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Focus on islet cell research at this year’s DRWF-supported IPITA 2017 meeting

Focus on islet cell research at this year’s DRWF-supported IPITA 2017 meeting

Clinicians and scientists from around the world, specialising in islet cell research will meet in Oxford this June when the annual IPITA congress will be held in the UK for the first time.

Published: Feb 22, 2017
Category: Healthcare Professionals
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The IPITA (the International Pancreas And Islet Transplant Association) 16th International Congress takes place from 20-23 June.

DRWF is supporting the event, as it has done over the last 10 years, in line with the charity’s commitment to islet cell research and transplants in the UK and around the world.

Professor Paul Johnson

Professor Paul Johnson, Director of the DRWF Human Islet Isolation Facility at Oxford and Chair of the Local Organising Committee, IPITA 2017, said: “The UK has a strong track record in the fields of whole pancreas and islet transplantation and has been instrumental in a number of key developments including being one of the first countries in the world to have a nationally commissioned clinical islet transplant programme, as well as establishing the first joint whole organ and islet donor pancreas allocation scheme.”

The scientific programme for the event will cover all aspects of whole pancreas and islet transplantation (both research and clinical practice), with a specific focus on developing increased collaboration between the whole pancreas and islet transplant communities with the aim of moving towards an integrated, patient-centred approach to beta-cell replacement.

The event will provide the next generation of clinicians and scientists working in the field of beta-cell replacement with a forum to explore the full range of novel ‘state of the art’ technologies relevant to beta-cell replacement.

Islet cell transplantation involves taking islets from the pancreas of a deceased organ donor. The islets are then extracted and purified, and implanted into the liver of someone with type 1 diabetes. Once implanted, the islets become lodged in the structure of the liver and begin to make and release insulin in response to increased blood sugar levels. The main indication for this treatment is for people with type 1 diabetes who have lost the warning signs of dangerously low blood sugars (hypoglycaemia unawareness).

Islet cell transplantation and whole organ pancreas transplantation are considered treatment options for when these more straightforward measures have failed or are unsuitable. It is also available for people who still experience difficulty controlling type 1 diabetes after a kidney transplant.

Islet cell transplants thanks to research funded by DRWF can change the lives of people with type 1 diabetes

DRWF has been funding the DRWF Human Islet Isolation Facility in the Oxford Centre for Diabetes, Endocrinology, and Metabolism at the Churchill Hospital in Oxford for many years. This facility, one of the leading islet isolation laboratories in Europe, provides human islets, not only for clinical transplantation, but also for a broad range of world-leading diabetes related research projects that require human islets.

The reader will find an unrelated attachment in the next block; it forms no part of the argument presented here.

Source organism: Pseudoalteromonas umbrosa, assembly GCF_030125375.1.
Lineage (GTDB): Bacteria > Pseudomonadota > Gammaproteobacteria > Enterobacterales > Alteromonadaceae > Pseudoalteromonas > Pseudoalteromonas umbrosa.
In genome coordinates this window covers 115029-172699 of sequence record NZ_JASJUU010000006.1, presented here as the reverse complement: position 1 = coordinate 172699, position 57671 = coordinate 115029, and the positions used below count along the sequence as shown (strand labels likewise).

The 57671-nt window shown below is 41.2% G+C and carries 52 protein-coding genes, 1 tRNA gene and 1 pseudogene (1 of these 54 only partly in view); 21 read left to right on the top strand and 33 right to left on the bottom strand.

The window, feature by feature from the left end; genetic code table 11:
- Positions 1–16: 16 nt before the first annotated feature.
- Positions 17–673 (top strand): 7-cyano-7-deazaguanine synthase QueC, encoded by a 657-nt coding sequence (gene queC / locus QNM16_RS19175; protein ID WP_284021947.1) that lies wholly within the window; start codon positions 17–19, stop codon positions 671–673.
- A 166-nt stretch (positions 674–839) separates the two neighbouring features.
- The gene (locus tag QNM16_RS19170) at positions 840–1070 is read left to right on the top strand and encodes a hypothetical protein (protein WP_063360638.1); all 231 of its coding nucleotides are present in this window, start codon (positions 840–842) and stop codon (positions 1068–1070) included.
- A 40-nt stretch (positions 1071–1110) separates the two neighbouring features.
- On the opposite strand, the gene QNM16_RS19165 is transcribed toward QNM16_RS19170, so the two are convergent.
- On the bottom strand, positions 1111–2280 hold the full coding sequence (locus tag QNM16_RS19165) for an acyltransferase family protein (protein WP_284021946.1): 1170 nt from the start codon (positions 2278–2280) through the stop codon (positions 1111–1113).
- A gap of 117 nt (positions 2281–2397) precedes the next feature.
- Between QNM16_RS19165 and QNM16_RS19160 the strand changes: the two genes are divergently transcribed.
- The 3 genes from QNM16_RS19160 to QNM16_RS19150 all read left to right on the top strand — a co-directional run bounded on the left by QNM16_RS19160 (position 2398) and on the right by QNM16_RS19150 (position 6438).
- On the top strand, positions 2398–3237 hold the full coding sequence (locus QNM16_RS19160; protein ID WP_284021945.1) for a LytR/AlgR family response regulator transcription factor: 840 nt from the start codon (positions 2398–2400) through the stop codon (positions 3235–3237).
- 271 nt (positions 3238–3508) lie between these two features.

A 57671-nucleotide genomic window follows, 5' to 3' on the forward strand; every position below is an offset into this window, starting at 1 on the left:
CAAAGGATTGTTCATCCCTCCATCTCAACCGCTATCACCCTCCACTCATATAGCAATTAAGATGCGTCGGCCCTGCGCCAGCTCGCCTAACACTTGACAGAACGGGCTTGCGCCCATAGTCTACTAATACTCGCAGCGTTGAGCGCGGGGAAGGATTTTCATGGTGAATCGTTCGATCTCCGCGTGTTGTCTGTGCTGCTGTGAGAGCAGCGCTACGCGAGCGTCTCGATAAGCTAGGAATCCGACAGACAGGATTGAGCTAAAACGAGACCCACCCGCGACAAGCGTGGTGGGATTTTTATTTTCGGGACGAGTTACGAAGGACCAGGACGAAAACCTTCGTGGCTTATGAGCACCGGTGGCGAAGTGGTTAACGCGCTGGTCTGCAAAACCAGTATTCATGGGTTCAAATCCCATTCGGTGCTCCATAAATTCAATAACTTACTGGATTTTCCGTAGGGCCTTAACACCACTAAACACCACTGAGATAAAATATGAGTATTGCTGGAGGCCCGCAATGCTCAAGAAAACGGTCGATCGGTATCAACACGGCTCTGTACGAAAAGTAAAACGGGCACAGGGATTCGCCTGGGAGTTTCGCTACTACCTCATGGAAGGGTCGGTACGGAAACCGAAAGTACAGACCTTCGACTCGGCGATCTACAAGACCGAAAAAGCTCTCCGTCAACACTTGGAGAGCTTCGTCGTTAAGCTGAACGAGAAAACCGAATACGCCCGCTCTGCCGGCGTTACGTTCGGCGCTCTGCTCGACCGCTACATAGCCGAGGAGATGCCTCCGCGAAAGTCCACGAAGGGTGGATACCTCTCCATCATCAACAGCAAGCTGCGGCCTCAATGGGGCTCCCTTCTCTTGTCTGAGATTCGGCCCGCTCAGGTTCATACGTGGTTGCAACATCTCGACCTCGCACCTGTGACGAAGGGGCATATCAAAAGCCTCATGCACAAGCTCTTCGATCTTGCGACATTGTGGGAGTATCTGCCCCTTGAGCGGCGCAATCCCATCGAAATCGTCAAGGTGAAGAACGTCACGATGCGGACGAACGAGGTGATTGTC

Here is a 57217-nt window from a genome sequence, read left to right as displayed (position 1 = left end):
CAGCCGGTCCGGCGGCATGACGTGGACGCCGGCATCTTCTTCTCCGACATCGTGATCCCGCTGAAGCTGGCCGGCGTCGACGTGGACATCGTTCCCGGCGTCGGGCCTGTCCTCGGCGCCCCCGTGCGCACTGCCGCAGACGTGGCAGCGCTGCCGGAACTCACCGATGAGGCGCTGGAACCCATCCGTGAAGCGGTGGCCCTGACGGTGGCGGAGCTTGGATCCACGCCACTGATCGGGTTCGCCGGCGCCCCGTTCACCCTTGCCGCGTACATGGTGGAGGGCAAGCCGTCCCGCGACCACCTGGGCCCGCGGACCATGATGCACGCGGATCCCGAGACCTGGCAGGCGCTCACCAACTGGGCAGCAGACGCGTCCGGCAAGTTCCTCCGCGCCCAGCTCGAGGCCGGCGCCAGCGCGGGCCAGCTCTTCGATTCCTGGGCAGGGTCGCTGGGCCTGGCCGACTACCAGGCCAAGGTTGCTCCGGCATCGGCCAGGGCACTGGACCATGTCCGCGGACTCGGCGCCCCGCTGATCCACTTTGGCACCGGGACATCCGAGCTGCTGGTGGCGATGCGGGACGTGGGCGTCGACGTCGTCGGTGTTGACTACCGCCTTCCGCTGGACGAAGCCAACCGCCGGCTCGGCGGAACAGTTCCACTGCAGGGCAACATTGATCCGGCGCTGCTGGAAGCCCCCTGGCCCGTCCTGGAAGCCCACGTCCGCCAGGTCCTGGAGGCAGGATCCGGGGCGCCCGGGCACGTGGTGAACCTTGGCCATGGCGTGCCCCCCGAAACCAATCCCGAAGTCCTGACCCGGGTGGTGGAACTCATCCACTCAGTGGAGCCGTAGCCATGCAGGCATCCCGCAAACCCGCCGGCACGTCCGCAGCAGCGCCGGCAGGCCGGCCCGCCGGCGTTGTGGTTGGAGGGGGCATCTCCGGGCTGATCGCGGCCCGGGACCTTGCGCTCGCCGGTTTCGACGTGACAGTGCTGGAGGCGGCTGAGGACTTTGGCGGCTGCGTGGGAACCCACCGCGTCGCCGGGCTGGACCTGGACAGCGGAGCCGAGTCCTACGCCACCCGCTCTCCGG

Islet cell transplantation is approved by the National Institute for Health and Clinical Excellence (NICE) and the NHS has funded the clinical element of islet cell transplants as a recognised treatment option for a selection of people with type 1 diabetes since 2008. The UK was the first country in the world where this procedure was recognised as a proven treatment for life threatening hypoglycaemia.

DRWF Chief Executive Sarah Tutton said: “DRWF has been funding islet cell research since 2004, with the award of an unprecedented grant of £1.2 million to the Nuffield Department of Surgery in Oxford to establish an islet isolation facility. There have been significant advances in the development, refinement and offering of this treatment over many years in the UK and whilst there are still many questions yet to be answered about how to improve the results of islet cell transplants in order to make them more effective, these questions are being addressed by research teams around the world.

“Whilst the aim of a transplant is to restore hypo awareness, some transplant recipients also achieve insulin independence for sustained periods of time. We have an ongoing commitment to support islet cell research and transplant in the UK and around the world in the hope that the limiting factors to its availability can be overcome and as many people as possible can benefit.”

Whilst islet cell transplants are limited in availability for a number of reasons, one of the main restrictions is the availability of suitable pancreas donations. With this in mind, DRWF, along with sister organisations in the US, Sweden and Finland, are supporting the work of Professor Bernhard Hering at the Schultz Diabetes Institute in Minneapolis who is working in partnership with the Spring Point Project to seek an alternative, sustainable source of islet cells suitable for human transplant.

Find out more about DRWF-funded research here

Read more about IPITA 2017

Read the DRWF booklet Islet cell transplant – what you need to know

 

Category: Healthcare Professionals
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